Who got the biggest share of Tri-Cities retail sales in 2014?


The surge of retail sales that began last summer continued into the fourth quarter of 2104 and this time there was job creation data behind sales.

2014 shareIn his Q4 Retail Sales Report analysis ETSU economist Dr. Steb Hipple wrote, “In the fourth quarter labor market report, we discussed the data available for employment.  The BBER labor reports are based on the Current Population Survey (CPS) which has been showing declines in regional and local job levels.  A second data source is Current Employment Statistics (CES) and this source shows employment growth in the metro area which matches the turnaround in retail activity.  So the jobs are there, and the retail recovery does have a secure foundation.”

In other words, the CPS – or employment survey used to report the unemployment rate is still out of step. It’s been that way for a while and data watchers are waiting for the annual readjustments due for release next month to see what they may – or may not add – to the story. More about that next month.

According to Dr. Hipple’s report when compared to 2013 “Bristol sales increased 7.5% to $279 million, while Kingsport sales rose 7.4% to $438 million and Johnson City sales were up 4.8% to $556 million.  Adjusted for inflation, sales volume increased 6.2% in Bristol, 6.2% in Kingsport, and 3.5% in Johnson City.  In comparison, retail activity rose 3.9% in the metro area, 5.8% in Tennessee, and 3.0% in the United States.

“The annual data for 2014 reflect the summer and fall turnaround in retail performance.  For the year, dollars sales increased 4.3% in Kingsport to $1,588 million, 3.8% in Bristol to $1040 million, and 1.0% in Johnson City to $1965 million.  Adjusted for inflation, the 2014 sales volume rose 2.7% in Kingsport, 2.1% in Bristol, and 1.0% in Johnson City.”

Local media gave the good news strong coverage. But there’s another aspect to the data that doesn’t get much attention. And it’s worth a look every now and then.

Competition for retail sales is a fact of life in the Tri-Cities. Each of the three cities devotes a lot of attention and effort to boosting and protecting their share. The reason is easy to understand.  Sales tax revenue is the mother’s milk of local government that pays for local services and personnel.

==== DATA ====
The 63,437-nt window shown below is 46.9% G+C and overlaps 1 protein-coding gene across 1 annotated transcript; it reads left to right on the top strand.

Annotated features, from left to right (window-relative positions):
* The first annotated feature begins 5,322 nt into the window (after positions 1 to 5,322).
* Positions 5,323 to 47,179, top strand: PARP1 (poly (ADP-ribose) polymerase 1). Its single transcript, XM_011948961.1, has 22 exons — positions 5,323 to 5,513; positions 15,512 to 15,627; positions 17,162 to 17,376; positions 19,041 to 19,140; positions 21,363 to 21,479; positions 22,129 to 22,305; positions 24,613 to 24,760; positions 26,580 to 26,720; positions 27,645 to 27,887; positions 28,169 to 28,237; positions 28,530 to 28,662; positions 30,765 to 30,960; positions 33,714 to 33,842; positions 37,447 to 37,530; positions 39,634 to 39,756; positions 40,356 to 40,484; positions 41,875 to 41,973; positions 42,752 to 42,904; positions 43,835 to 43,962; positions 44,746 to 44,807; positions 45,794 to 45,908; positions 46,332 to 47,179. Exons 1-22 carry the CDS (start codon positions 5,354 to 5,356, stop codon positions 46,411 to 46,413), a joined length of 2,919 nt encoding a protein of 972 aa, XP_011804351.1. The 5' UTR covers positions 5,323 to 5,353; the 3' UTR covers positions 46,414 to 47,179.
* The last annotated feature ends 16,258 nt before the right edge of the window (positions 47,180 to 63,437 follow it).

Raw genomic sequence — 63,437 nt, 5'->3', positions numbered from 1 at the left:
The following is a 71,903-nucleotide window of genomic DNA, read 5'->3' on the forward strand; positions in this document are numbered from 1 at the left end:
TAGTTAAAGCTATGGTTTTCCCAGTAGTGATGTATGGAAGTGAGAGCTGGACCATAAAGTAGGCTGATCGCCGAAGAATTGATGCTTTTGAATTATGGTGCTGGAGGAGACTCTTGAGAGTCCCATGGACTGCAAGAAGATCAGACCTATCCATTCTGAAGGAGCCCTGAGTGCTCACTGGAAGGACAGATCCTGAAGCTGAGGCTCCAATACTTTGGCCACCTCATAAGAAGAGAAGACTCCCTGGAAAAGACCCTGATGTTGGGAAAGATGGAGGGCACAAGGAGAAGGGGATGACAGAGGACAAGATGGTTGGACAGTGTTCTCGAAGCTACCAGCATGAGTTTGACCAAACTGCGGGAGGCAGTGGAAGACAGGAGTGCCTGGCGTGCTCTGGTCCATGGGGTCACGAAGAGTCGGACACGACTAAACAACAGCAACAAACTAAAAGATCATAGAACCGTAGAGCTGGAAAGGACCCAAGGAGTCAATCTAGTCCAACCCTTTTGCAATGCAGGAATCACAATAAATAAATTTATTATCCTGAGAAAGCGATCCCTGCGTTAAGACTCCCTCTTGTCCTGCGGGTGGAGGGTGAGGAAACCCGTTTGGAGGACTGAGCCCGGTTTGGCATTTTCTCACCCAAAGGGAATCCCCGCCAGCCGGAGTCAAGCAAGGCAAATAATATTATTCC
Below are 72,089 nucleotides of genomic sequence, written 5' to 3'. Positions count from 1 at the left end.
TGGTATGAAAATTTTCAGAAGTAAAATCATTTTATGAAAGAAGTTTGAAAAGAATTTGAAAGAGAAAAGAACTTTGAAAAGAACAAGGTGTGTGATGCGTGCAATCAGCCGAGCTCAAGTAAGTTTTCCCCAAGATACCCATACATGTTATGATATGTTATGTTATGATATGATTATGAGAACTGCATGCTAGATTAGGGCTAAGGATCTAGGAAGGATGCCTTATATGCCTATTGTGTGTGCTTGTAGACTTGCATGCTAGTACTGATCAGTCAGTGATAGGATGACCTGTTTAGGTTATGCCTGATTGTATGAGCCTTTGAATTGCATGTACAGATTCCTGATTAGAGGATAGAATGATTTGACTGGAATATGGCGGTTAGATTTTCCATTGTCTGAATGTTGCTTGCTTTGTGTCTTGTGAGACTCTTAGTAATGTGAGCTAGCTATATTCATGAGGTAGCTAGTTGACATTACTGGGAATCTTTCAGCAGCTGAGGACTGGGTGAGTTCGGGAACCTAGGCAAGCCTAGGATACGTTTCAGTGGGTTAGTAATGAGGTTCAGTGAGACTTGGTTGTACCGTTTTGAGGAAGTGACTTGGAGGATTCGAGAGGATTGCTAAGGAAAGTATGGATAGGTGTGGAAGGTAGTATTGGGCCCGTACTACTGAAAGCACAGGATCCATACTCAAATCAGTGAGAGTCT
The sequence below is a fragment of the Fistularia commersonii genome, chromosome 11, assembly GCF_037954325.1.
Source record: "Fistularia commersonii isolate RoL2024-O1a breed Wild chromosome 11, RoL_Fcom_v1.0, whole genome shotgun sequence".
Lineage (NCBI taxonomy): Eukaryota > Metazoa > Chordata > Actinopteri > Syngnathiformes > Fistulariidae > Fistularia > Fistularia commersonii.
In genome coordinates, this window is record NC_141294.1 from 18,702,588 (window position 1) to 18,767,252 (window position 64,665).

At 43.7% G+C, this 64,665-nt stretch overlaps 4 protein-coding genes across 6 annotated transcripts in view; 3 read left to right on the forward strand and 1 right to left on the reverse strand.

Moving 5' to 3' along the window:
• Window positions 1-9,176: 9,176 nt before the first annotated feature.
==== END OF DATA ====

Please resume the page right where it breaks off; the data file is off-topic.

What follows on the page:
The quarterly or monthly gains or losses give the big picture some clarity, but it’s rare that anyone talks about the who gets the biggest share of the Tri-Cities retail sales pie.

It’s not Bristol – even with the growing pull of the Pinnacle. Nor is it Johnson City, which does get the biggest piece of the pie when cities are compared. And it’s not Kingsport even though the Model City has done the best job of slowly growing their share of the Tri’s Retail Pie.

The counties and smaller jurisdictions outside the city confines of the big three cities account for the biggest share of the Tri-Cities CSA’s retail sales taxes – 33.8% in 2014.

And how has all of the maneuvering and deals cut to attract and retain and grow local retail retailers paid off?

Compared to a 2008 pre-recession benchmark Bristol saw almost $32 million less last year.

Using the same benchmark Johnson City was up $117 million and Kingsport was up almost $143 million. And the aggregated of the jurisdictions outside the big three were up $375 million.

Of the three cities, Kingsport has seen more success in building its annual share of the region’s retail sales. It has increased modestly for three straight years. But Johnson City’s share hasn’t changed more than half of 1% since 2007. Its piece of the pie is consistently 28 plus percent.

And the outsiders?

The annual share has dipped slightly (less than a percent) four time in the 2008-2014 period. Those areas consistently claim slightly better than a third of all retail sales, according to some recrunching of Dr. Hipple’s data. His fourth quarter sales tax report and tables can be found at http://faculty.etsu.edu/hipples/RS14q4.htm




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